In the 1950s it was well-known as a playground for William Holden’s promiscuity, replacing the Garden of Allah as a notorious Hollywood hot spot. Many stars flocked to the hotel as a place to recharge. It was in Bungalow 3 where director Nicholas Ray fled after his then-wife, Gloria Grahame, was caught in flagrante with his son. Heartbroken and scandalized, he would live in Bungalow 3 for the next few years, conceiving his tour de force, Rebel Without a Cause, and having an affair with underaged Natalie Wood.

The Château was where Norman Mailer, Dominick Dunne, Eve Babitz, John Cheever, Gore Vidal, Joan Didion, and various other authors would reside while in California, the hotel offering both inspiration and accommodation. It shows up in short stories and songs. It was the place where Joe Gillis stayed before moving in with Norma Desmond in Sunset Boulevard. Château Marmont was where Montgomery Clift would stay after a brutal car accident. It was where Desi Arnaz would conduct his affairs under Lucille Ball’s nose. During the 1970s, musicians would stay at the Château Marmont before moving onto the romantic and pastoral Laurel Canyon to conduct their ballads.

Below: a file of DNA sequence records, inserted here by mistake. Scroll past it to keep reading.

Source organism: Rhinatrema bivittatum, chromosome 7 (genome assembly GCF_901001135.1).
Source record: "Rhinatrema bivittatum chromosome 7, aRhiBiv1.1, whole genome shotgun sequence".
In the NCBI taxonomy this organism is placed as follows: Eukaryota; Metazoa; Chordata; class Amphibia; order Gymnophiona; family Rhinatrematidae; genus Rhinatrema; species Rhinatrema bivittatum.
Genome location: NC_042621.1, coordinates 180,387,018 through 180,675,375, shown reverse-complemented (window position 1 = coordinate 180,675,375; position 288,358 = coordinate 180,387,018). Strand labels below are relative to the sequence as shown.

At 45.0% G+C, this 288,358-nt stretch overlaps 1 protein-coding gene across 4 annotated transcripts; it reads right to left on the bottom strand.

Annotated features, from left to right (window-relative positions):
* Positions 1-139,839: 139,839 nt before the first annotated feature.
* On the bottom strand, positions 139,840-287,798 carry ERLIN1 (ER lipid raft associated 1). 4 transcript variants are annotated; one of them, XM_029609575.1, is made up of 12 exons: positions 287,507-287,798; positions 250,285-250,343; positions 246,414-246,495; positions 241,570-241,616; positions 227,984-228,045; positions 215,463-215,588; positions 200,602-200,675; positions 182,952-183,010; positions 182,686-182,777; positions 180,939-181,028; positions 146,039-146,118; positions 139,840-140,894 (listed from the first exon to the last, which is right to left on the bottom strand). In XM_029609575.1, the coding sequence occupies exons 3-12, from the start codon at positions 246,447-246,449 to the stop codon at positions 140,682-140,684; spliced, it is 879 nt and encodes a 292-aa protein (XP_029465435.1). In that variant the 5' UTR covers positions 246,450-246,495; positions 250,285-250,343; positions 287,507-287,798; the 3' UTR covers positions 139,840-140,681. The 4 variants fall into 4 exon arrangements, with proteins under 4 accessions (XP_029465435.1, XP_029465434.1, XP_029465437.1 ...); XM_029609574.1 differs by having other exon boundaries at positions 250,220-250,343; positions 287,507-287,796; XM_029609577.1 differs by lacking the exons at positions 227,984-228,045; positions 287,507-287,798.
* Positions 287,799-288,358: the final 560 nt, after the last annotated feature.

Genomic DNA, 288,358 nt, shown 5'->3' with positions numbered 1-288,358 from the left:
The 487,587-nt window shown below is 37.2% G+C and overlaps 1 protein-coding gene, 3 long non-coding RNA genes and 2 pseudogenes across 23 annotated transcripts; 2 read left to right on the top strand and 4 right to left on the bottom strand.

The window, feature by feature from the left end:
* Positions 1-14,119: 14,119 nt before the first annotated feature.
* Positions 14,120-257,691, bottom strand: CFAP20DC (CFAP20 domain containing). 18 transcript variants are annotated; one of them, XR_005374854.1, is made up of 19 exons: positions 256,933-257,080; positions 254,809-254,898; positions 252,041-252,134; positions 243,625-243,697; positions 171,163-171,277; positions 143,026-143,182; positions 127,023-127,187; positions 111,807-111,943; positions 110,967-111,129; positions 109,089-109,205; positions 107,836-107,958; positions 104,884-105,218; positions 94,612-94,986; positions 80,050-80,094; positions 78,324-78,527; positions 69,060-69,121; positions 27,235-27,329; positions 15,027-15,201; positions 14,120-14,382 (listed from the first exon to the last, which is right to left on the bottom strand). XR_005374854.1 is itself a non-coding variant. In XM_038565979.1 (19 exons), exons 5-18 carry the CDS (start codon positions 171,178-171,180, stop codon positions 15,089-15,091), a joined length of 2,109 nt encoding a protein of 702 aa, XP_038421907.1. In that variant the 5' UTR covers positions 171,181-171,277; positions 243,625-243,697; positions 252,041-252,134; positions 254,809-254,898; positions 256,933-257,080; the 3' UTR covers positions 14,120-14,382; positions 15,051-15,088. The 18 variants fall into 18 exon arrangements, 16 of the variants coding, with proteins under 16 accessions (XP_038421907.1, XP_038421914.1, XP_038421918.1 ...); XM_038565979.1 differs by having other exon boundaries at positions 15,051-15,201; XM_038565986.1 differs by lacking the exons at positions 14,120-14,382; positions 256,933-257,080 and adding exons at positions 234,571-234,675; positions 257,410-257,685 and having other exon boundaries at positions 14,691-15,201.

But in the 1980s, the Château’s reputation was tarnished by John Belushi’s overdose in Bungalow 3. Bob Woodward notoriously called it, “a seedy hotel.” It wasn’t until Andre Balazs acquisitioned the hotel in the 1990s that the Château would regain some of its glamour. Under Balazs’ ownership, a restaurant and café would open its doors. It was where Leonardo DiCaprio would celebrate his 21st birthday, and Beyoncé threw a lavish Oscars after-party.  

Sofia Coppola, being a member of Hollywood royalty, spent varying amounts of time at the Château throughout her childhood and adolescence. A favorite residence of her father’s between shooting films, Coppola called the Château home. Thus, when Coppola reached out to Balazs regarding her fourth feature film, Somewhere, Balazs was more than happy to let her rent out a floor of the hotel to shoot. He even went so far as to let her pick out antique furniture from storage to give the room she was filming in have the eccentric appeal the Château is known for.